Arsenal Soccer School hits Bahrain - no excuses next time 1 Comments
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Bahrain might be one of the smallest nations on earth, but when it comes to producing raw football talent there is nowhere in the Gulf to equal it. And while the team will be licking its wounds after an earlier than expected exit from the World Cup finals, expectations for the future still run high.
Here to ensure that the talent pool is stocked for years to come is the Arsenal Soccer School Bahrain, the country’s first dedicated part-time football coaching institute, which opens its doors to kids of all ages on January 3, 2010. Neil Harvey, the director of coaching is adamant: ‘All you have to be is enthusiastic. If you love football but can’t play, we’ll teach you; if you’re relatively skilled, we’ll make you better.’
It will be the first time that local children have had access to world class coaching, and bodes well for Bahrain’s sporting future. Though the organisers are keen to point out that the school is by no means an elitist academy: children will be grouped according to both age and ability, but the only entrance requirement will be the ability to pay. Unless, that is, you make it onto the schools outreach programme, which offers 50 youngsters of promise the chance to train for free. Since the school is affiliated to the Bahrain Football Association, it has been given the remit to engage underprivileged Bahraini kids in soccer skills, a remit the directors take very seriously. Director, Grant Myburgh, said, ‘In the country there is a huge amount of talent that goes untapped and we would like to offer the course to young players from every walk of life.’
The directors are also keen to point out that the school is not a fast-track conversion to Arsenal adoration. ‘The kids can support anyone: Manchester United, Chelsea, whatever,’ Harvey says. ‘Obviously, it would be great if we could extend our fan base, but essentially we are simply in grass roots development.’
Arsenal Soccer Schools were founded over 25 years ago, and have spread from their hub in London across the UK and around the world. While they are by no means the only club to have spun off the brand into soccer schools (Manchester United, Chelsea and Barcelona also run highly regarded schools, though none with international reach of Arsenal), Myburgh insists that Arsenal is the best for Bahrain. ‘None of the clubs have a pre-established history as long as Arsenal. We are doing this primarily because a lot of kids lead unhealthy lifestyles. There’s a lot of diabetes here, and the Middle East has the biggest obesity problem in the world. One of Arsene Wenger [the Arsenal head coach]’s key focuses was to change the eating habits and diets of the key players. By doing so, he prolonged some of their careers by up to 10 years.’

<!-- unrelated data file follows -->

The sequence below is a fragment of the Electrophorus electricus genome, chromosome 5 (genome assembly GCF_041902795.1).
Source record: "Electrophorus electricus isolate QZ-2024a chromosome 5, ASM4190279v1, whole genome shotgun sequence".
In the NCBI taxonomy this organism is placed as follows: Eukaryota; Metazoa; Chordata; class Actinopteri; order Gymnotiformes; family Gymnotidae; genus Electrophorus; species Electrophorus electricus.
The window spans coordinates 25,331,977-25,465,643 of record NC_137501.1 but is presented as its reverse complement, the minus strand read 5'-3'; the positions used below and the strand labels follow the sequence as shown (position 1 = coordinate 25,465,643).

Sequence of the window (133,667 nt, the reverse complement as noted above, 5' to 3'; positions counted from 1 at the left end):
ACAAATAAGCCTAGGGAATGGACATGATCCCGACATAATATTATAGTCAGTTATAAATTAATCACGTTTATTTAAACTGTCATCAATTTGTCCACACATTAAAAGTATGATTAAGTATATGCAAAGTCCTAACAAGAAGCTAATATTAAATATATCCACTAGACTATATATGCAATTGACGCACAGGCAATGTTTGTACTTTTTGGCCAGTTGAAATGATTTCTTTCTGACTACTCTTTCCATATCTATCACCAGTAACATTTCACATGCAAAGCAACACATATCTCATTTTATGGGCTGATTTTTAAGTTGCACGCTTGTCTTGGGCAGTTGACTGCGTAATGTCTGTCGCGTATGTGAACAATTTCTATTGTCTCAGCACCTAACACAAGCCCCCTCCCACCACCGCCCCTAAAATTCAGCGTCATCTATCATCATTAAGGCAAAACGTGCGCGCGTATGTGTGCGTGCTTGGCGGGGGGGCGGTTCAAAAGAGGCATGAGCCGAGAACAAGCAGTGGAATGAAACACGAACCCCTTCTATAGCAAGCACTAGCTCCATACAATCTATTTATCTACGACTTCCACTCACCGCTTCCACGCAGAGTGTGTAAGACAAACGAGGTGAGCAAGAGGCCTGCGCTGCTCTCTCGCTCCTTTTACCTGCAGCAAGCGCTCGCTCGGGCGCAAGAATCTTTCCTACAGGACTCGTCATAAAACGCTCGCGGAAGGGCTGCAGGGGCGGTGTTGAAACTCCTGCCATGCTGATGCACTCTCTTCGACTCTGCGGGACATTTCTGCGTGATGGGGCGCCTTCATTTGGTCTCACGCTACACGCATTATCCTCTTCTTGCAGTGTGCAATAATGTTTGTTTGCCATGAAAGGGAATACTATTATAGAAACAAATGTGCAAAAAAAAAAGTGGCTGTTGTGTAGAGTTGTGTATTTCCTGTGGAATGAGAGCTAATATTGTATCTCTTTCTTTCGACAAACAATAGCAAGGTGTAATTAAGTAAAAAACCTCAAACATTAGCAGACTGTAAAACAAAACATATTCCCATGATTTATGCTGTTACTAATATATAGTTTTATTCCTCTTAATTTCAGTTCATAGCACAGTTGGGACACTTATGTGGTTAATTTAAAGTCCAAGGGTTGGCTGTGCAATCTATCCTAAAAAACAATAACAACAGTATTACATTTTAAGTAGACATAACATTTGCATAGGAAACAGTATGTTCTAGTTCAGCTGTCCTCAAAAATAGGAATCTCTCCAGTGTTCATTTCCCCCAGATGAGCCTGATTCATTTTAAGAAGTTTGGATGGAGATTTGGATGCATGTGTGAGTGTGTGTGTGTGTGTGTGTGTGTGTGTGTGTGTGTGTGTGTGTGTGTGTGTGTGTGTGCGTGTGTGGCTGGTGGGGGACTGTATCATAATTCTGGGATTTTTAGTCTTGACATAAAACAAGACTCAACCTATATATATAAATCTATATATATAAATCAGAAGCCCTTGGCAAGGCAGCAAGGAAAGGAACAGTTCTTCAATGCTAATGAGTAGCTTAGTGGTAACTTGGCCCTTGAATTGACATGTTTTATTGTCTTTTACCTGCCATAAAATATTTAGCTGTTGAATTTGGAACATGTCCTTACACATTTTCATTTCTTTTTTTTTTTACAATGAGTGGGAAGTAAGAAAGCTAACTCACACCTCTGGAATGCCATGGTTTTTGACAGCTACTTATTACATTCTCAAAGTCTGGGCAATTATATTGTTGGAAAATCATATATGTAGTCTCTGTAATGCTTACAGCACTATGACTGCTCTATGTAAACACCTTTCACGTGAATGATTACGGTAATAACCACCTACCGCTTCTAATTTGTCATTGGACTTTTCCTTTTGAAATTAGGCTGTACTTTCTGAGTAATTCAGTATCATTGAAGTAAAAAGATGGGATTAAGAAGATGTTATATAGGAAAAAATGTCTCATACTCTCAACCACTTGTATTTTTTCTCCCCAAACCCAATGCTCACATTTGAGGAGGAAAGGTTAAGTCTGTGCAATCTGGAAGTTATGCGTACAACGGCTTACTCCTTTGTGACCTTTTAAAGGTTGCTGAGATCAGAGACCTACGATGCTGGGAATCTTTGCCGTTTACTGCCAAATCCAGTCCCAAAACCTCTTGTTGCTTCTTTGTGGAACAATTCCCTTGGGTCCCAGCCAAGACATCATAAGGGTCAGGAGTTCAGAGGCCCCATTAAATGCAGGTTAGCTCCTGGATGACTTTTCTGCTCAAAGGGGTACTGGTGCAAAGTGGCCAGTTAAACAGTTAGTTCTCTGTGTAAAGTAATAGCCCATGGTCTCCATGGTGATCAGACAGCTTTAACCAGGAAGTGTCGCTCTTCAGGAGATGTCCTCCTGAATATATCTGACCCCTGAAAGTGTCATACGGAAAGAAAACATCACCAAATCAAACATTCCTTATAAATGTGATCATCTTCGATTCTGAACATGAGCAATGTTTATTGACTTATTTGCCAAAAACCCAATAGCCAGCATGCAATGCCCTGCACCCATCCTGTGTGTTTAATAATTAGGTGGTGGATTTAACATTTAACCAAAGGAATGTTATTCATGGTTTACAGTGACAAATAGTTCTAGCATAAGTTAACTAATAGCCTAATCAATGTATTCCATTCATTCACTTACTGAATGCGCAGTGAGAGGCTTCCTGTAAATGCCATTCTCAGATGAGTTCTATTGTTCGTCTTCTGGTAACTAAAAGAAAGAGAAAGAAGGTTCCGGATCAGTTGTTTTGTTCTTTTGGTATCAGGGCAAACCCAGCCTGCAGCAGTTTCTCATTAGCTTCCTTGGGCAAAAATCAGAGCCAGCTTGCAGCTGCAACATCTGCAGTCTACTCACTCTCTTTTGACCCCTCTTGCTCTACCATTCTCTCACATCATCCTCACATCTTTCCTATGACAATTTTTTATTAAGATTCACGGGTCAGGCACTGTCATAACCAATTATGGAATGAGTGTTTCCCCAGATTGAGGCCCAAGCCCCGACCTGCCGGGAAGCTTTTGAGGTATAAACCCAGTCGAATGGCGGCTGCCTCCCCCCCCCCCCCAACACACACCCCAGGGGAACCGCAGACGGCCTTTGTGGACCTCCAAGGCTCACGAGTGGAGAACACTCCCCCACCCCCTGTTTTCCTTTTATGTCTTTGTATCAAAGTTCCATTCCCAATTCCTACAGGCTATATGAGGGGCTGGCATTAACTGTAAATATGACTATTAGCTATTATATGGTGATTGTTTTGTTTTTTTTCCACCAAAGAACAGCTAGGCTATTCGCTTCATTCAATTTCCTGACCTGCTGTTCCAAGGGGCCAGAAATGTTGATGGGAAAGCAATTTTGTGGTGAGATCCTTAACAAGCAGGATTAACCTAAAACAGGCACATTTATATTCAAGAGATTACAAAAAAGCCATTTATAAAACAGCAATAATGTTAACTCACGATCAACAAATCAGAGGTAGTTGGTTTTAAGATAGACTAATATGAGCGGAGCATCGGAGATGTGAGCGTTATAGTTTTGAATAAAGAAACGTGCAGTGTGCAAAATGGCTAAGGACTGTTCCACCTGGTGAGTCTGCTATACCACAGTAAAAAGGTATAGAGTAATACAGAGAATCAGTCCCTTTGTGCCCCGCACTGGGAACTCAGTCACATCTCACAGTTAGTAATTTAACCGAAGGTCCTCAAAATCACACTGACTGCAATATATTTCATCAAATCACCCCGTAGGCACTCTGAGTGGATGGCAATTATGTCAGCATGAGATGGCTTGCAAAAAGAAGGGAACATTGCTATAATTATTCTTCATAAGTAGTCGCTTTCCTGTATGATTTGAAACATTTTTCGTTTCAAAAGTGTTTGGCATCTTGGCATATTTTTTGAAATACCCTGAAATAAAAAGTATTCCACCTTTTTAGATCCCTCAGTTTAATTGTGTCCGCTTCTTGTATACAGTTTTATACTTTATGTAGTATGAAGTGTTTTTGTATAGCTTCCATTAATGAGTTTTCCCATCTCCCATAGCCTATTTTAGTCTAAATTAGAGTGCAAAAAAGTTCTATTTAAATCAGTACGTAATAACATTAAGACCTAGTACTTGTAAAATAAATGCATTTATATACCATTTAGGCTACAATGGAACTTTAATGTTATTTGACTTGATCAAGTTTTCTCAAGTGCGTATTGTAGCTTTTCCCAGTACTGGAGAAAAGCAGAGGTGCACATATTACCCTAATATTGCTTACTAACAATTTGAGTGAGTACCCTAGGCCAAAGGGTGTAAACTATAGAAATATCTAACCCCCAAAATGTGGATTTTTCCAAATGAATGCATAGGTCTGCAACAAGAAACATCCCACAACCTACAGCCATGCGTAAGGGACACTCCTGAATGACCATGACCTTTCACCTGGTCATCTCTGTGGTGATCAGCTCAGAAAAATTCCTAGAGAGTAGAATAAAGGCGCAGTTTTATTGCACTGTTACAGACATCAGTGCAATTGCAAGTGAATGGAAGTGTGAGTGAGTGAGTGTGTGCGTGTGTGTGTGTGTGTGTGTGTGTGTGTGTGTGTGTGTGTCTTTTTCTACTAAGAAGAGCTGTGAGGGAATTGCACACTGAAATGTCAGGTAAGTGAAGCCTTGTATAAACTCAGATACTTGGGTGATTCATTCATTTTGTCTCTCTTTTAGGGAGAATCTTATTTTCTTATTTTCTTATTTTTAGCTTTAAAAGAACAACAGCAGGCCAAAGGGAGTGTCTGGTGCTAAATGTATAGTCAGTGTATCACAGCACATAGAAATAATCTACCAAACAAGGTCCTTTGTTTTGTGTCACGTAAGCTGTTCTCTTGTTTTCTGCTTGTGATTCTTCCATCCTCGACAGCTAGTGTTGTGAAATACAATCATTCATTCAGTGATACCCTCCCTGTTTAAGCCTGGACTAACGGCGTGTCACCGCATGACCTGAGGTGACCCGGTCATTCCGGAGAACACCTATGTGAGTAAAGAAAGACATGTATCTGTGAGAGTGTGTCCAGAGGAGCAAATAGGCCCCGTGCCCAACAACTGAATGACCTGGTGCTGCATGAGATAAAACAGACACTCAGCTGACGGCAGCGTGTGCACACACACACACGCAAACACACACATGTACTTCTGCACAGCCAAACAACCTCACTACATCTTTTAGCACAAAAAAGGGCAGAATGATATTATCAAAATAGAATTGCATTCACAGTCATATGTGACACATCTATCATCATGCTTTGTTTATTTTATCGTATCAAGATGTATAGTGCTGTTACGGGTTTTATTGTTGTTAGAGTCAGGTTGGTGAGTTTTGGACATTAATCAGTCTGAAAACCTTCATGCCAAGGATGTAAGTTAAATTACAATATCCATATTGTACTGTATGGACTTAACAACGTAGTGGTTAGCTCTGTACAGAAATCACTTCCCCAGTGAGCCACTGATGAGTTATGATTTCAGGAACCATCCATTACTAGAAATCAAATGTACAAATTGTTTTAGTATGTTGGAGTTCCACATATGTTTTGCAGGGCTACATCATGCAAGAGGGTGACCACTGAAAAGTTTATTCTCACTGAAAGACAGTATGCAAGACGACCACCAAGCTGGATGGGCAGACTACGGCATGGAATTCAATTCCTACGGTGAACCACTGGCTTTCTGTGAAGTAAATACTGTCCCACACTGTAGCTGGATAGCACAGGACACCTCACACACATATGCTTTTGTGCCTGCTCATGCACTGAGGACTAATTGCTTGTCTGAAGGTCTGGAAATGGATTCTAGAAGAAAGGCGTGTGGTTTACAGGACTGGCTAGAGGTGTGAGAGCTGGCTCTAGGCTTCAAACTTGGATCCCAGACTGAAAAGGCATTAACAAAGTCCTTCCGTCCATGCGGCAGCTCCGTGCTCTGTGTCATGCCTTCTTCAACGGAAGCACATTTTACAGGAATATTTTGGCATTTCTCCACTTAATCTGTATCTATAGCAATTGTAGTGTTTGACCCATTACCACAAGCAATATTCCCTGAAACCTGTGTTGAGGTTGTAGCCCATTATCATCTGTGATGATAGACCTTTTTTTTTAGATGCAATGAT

Although the club will be up and running from the beginning of next year, the school’s main club house, one of the most advanced in the region, won’t open until around mid-April. One of the key aspects of the design will be the space dedicated to a cafe that serves healthy food, in an attempt to instil the notion that talent and health go hand in hand.
Perhaps uniquely in the Gulf, the school will accept both male and female students, with a dedicated female coaching team giving a much needed boost to women’s football in the country. Myburgh said, ‘We want to be a benchmark in the region for women’s development in the sport.’ Indeed, Arsenal Ladies Football Team are by far the most successful team in English women’s football, setting an impressive precedent in a region in which women’s sport still has a long way to go.
In the summer months of 2009, as a way to test the water, the directors of the school held trials for an elite squad to take to the Arsenal International Festival in the UK, an annual competition between the teams from schools from across the globe. With 17 selected from a turnout of over 350, and after just two weeks of teaching, the team lost just one game out of the six played and thrashed the team from Greece 6-1, raising the profile of Bahrain among the international youth soccer community. Harvey said, ‘There isn’t yet a tradition of taking players from this part of the world, they tend to go to Africa not the Middle East. But we took those boys to London and they did exceptionally well after two weeks, so 10 years from now, who knows?’ The glory days of Bahraini football are well underway.
The Arsenal Soccer School Bahrain begins operating on January 3 next to the National Stadium. Coaching classes run outside of normal teaching hours (evenings and weekends), and courses can be booked in 12 week blocks. For more information, visit www.arsenalschoolbahrain.com or call 17 561 615.By Time Out Bahrain staff
Time Out Bahrain,
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